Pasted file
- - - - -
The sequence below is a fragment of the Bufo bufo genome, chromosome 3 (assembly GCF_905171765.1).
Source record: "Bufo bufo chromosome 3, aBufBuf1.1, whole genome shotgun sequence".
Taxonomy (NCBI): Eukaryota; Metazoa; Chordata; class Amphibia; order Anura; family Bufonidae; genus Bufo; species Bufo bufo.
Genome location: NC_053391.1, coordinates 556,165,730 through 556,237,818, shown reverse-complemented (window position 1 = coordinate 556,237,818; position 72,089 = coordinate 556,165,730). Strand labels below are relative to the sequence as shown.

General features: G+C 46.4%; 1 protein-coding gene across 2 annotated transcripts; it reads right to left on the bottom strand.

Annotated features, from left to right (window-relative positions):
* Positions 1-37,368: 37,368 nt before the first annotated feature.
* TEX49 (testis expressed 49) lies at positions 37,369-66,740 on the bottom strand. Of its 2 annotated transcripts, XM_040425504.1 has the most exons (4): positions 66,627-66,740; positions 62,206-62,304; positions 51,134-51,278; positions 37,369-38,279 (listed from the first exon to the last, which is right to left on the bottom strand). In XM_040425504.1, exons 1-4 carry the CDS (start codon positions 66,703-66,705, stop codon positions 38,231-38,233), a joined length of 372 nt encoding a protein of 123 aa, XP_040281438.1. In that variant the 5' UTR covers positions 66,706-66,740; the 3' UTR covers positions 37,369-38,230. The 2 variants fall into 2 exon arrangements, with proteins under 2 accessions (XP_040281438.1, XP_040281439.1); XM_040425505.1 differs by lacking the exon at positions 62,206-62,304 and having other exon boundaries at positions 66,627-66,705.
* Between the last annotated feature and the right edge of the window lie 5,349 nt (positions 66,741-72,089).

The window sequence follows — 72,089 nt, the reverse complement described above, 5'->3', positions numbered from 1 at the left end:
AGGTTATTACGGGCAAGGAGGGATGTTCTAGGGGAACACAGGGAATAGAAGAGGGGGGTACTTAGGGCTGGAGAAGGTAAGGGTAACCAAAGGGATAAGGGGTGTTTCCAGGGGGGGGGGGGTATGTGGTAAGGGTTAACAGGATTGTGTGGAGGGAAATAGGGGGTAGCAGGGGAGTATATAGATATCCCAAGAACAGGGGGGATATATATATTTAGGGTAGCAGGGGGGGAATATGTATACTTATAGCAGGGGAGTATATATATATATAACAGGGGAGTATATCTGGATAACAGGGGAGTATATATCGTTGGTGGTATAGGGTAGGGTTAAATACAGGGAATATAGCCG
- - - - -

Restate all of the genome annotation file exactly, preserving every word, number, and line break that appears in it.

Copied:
The sequence below is a fragment of the Bufo bufo genome, chromosome 3 (assembly GCF_905171765.1).
Source record: "Bufo bufo chromosome 3, aBufBuf1.1, whole genome shotgun sequence".
Taxonomy (NCBI): Eukaryota; Metazoa; Chordata; class Amphibia; order Anura; family Bufonidae; genus Bufo; species Bufo bufo.
Genome location: NC_053391.1, coordinates 556,165,730 through 556,237,818, shown reverse-complemented (window position 1 = coordinate 556,237,818; position 72,089 = coordinate 556,165,730). Strand labels below are relative to the sequence as shown.

General features: G+C 46.4%; 1 protein-coding gene across 2 annotated transcripts; it reads right to left on the bottom strand.

Annotated features, from left to right (window-relative positions):
* Positions 1-37,368: 37,368 nt before the first annotated feature.
* TEX49 (testis expressed 49) lies at positions 37,369-66,740 on the bottom strand. Of its 2 annotated transcripts, XM_040425504.1 has the most exons (4): positions 66,627-66,740; positions 62,206-62,304; positions 51,134-51,278; positions 37,369-38,279 (listed from the first exon to the last, which is right to left on the bottom strand). In XM_040425504.1, exons 1-4 carry the CDS (start codon positions 66,703-66,705, stop codon positions 38,231-38,233), a joined length of 372 nt encoding a protein of 123 aa, XP_040281438.1. In that variant the 5' UTR covers positions 66,706-66,740; the 3' UTR covers positions 37,369-38,230. The 2 variants fall into 2 exon arrangements, with proteins under 2 accessions (XP_040281438.1, XP_040281439.1); XM_040425505.1 differs by lacking the exon at positions 62,206-62,304 and having other exon boundaries at positions 66,627-66,705.
* Between the last annotated feature and the right edge of the window lie 5,349 nt (positions 66,741-72,089).

The window sequence follows — 72,089 nt, the reverse complement described above, 5'->3', positions numbered from 1 at the left end:
AGGTTATTACGGGCAAGGAGGGATGTTCTAGGGGAACACAGGGAATAGAAGAGGGGGGTACTTAGGGCTGGAGAAGGTAAGGGTAACCAAAGGGATAAGGGGTGTTTCCAGGGGGGGGGGGGTATGTGGTAAGGGTTAACAGGATTGTGTGGAGGGAAATAGGGGGTAGCAGGGGAGTATATAGATATCCCAAGAACAGGGGGGATATATATATTTAGGGTAGCAGGGGGGGAATATGTATACTTATAGCAGGGGAGTATATATATATATAACAGGGGAGTATATCTGGATAACAGGGGAGTATATATCGTTGGTGGTATAGGGTAGGGTTAAATACAGGGAATATAGCCG